Following revelations that the Paycheck Protection Program authored by Susan Collins failed to get money to the states that needed it most, new reporting in the Wall Street Journal has documented how the PPP “left many of the hardest hit empty-handed.”


The program that Collins has spent over half a million dollars running campaign ads about is being criticized by experts for its “ridiculously complicated” structure that benefitted large chains and publicly traded companies and left many small firms scrambling to get answers. 


The Wall Street Journal: PPP Small-Business Loans Left Behind Many of America’s Neediest Firms


By Yuka Hayashi, Ruth Simon, and Peter Rudegair

June 18, 2020


  • Congress and the Trump administration, in their bid to funnel more than $650 billion in forgivable loans to small businesses struggling through the pandemic, delivered a program that didn’t work for many that needed it.


  • Yet the PPP left many of the hardest-hit empty-handed. Looking back, the program failed to take into account the near-countless varieties of small business, which employ nearly half of U.S. private-sector workers, and how best to help them, according to economists, business owners and bankers.


  • The PPP was most helpful to enterprises able to continue operations or quickly reopen. It largely failed those that either closed during prolonged lockdowns, drew too few customers to afford more than a skeleton staff, or were overwhelmed by high overhead costs, such as rent.


  • Some businesses were too small to have relationships with banks, which processed the loans, leaving small entrepreneurs—sole proprietors, mom-and-pop operations and the like—at the tail end of weekslong lines. Some had poor records or little, if any, payroll.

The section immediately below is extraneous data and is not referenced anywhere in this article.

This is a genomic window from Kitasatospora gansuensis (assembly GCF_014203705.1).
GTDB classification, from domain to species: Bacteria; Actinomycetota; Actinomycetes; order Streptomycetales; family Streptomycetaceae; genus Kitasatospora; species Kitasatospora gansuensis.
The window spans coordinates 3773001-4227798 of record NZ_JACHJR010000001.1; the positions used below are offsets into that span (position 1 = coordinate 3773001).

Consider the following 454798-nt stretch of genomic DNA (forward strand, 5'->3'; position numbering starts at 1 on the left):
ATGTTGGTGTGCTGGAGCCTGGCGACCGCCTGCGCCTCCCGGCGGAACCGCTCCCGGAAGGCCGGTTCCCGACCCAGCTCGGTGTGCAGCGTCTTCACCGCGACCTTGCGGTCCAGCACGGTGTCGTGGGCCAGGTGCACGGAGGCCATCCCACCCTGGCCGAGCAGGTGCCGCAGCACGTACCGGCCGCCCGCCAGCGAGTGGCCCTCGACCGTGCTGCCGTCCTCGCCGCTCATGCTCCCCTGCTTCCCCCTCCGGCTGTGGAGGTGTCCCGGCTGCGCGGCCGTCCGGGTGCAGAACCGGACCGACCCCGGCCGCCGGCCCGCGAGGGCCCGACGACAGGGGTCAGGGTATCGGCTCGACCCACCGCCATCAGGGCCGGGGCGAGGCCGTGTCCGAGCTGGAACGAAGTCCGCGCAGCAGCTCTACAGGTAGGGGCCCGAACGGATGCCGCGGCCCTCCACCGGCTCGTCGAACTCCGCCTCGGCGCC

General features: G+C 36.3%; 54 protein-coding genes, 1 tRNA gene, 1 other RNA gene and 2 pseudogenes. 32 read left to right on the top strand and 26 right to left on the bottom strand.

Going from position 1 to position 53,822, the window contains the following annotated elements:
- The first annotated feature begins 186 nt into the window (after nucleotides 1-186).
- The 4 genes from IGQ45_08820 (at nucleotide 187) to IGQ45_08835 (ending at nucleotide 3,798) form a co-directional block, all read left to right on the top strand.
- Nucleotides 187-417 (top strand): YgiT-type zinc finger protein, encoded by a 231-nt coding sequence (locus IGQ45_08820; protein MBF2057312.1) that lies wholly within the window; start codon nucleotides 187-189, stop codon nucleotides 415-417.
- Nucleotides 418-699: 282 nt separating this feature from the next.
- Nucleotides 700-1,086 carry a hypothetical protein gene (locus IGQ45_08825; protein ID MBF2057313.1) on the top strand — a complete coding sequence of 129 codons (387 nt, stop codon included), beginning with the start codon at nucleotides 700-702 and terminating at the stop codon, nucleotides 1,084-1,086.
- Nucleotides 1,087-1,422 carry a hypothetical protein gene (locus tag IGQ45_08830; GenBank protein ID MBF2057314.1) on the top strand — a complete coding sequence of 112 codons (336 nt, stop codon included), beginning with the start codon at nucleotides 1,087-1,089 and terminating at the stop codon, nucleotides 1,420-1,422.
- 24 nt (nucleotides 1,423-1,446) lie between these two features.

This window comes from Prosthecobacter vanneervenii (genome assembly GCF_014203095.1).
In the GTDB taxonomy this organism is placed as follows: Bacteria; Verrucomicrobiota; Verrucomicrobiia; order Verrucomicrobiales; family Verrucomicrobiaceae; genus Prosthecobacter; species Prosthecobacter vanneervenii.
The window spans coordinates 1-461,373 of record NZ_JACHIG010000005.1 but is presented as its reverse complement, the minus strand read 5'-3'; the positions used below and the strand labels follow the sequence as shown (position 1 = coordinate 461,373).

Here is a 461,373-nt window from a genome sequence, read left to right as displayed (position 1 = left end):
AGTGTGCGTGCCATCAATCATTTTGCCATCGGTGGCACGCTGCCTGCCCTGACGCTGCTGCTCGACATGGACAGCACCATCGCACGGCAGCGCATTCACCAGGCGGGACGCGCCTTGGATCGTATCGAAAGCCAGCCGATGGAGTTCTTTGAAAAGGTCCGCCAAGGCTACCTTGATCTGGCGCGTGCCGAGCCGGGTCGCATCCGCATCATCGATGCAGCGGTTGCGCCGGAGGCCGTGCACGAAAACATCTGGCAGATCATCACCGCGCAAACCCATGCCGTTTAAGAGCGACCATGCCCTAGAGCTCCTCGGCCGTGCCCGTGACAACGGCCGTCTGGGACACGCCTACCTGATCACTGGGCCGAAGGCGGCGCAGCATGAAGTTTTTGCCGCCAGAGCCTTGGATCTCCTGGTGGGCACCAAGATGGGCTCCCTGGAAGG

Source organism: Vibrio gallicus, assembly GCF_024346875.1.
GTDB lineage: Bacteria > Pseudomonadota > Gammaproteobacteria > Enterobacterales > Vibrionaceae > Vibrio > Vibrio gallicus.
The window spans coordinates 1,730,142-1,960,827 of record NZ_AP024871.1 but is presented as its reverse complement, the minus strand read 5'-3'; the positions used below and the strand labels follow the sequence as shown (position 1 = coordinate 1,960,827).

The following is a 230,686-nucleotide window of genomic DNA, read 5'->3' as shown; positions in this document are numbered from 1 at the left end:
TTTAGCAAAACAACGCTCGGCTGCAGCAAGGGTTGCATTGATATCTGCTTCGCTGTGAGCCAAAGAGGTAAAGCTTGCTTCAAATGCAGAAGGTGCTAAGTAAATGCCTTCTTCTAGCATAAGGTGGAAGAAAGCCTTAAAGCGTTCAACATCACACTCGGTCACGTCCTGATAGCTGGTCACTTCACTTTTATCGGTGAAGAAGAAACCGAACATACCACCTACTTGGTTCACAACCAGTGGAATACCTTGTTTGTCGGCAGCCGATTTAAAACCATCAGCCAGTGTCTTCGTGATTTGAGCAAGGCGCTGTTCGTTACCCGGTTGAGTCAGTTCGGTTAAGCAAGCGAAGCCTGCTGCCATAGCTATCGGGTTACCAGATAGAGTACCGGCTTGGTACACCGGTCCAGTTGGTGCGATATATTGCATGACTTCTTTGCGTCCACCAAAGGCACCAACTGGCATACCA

• “They made a number of weak choices in designing the program as a loan program, when they wanted it to be a grant program,” said Josh Gotbaum, a former senior official at Treasury and the Office of Management and Budget who has worked for five administrations of both parties. The result, he said, was a “ridiculously complicated system that goes through banks.”


  • Lawmakers and administration officials didn’t anticipate the pandemic dragging on for months: Loans had to be spent within eight weeks, well before many businesses were allowed to reopen.


  • Some business owners said they didn’t apply for loans, or they returned the money because they didn’t think they could meet the requirements.


  • The unemployment rate in the U.S. surged from 3.5% in February to 14.7% in April before unexpectedly falling back to 13.3% in May. Larry Kudlow, director of the White House National Economic Council, said the PPP reduced job losses by keeping workers attached to employers.


  • Yet it isn’t clear the tide has turned. “I certainly think PPP has contributed to the better-than-expected numbers,” said John Lettieri, president and chief executive of Economic Innovation Group, a bipartisan think tank in Washington. “However, PPP-supported job gains, if that’s what is occurring, may be obscuring underlying conditions rather than reflecting them. One jobs report isn’t enough to draw big conclusions.”